We have nagging notions and question marks on the insistence by the The Hague-based International Criminal Court to proceed with its investigation of former President Rodrigo Duterte for the alleged extrajudicial killings during his term.
The ICC can go at full throttle if the judicial system in the country is not working, but its arm-twisting, applauded by some in the Philippines, can only speak of its brand of blinders and imprudent partiality.
Instance, the country’s judicial system is on a roll, with more than 50 cases involving nearly 160 police officers charged with crimes related to Mr. Duterte’s war on illegal drugs, with two convictions on the bulletin board.
It would have been different if the Philippine judicial system has crashed and been paralyzed—but the situation is at odds with what advocates and the appearingly now partisan ICC are trying to project.
We add our sentiments to the statement made recently by President Ferdinand Marcos Jr. the ICC has no jurisdiction while insisting the Philippines has a “good” justice system.
Speaking to reporters on the sidelines of the Philippine Military Academy’s alumni homecoming in Baguio City, the President maintained the Philippines would not cooperate with the ICC investigation which, he said, would be an “intrusion into our internal matters” and “a threat to our sovereignty.”
“My position has not changed. I have stated it often, even before I took office as president, that there are many questions about (ICC’s) jurisdiction and what we in the Philippines regard as an intrusion into our internal matters and a threat to our sovereignty,” the President said.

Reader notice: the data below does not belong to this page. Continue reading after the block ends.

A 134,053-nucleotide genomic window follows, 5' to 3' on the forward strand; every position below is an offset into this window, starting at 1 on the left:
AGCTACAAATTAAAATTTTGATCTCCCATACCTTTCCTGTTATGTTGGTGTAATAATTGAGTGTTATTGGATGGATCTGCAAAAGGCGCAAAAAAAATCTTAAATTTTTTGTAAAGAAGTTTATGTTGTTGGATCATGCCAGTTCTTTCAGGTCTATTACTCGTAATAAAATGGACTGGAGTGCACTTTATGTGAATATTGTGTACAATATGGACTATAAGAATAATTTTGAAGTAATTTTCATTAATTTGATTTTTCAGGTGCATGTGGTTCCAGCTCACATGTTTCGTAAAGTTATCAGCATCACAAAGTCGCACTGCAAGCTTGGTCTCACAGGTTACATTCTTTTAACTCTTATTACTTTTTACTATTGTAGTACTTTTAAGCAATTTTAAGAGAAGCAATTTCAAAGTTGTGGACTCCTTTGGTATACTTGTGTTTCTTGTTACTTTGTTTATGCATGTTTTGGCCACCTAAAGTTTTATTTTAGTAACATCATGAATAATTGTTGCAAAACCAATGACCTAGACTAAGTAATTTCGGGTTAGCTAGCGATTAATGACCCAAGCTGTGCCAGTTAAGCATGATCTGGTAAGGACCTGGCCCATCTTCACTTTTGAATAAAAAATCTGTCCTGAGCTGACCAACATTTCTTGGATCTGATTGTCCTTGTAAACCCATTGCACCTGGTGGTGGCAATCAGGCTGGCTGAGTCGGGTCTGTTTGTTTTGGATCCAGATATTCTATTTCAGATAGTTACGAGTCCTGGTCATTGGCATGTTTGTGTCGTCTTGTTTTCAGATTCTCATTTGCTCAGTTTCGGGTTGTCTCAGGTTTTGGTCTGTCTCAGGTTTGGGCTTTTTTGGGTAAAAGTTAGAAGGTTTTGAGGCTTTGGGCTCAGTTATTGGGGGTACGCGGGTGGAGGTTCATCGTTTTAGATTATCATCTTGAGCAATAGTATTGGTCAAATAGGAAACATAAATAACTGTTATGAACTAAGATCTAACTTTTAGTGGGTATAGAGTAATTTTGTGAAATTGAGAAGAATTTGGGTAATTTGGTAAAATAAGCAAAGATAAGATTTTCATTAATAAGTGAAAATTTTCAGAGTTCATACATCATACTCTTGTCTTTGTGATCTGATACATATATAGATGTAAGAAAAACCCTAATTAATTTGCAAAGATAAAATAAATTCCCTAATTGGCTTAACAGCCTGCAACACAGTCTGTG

Mr. Marcos said he would not allow “former imperialists” such as the ICC to control the Philippines, unless it could be proven the international court has jurisdiction over the country.
“That is not something we consider to be a legitimate judgment. Until those questions of jurisdiction and the effects on the sovereignty of the Republic are sufficiently answered, we cannot cooperate with them,” he said.
We also see the point of Justice Secretary Jesus Crispin Remulla in calling ICC’s attempt as a political agenda, underscoring the ICC, while it is called a court, is a “political body in many ways.”
“It is not just a body for justice but it is meant to forward a political agenda for many people. Why do I say this? Because we are a country with a legal system that can function by itself and they want to take over some of our functions just to criticize the way we (had) run our country before,” Remulla said.
Like him, we see nothing wrong with the resolution filed by former president and now Deputy Speaker Gloria Macapagal Arroyo who sought to defend Duterte from ICC’sstick-to-it-iveness in running after Duterte.
We wonder why drug cartels who have caused addiction, suffering and deaths for years are not being investigated by the ICC.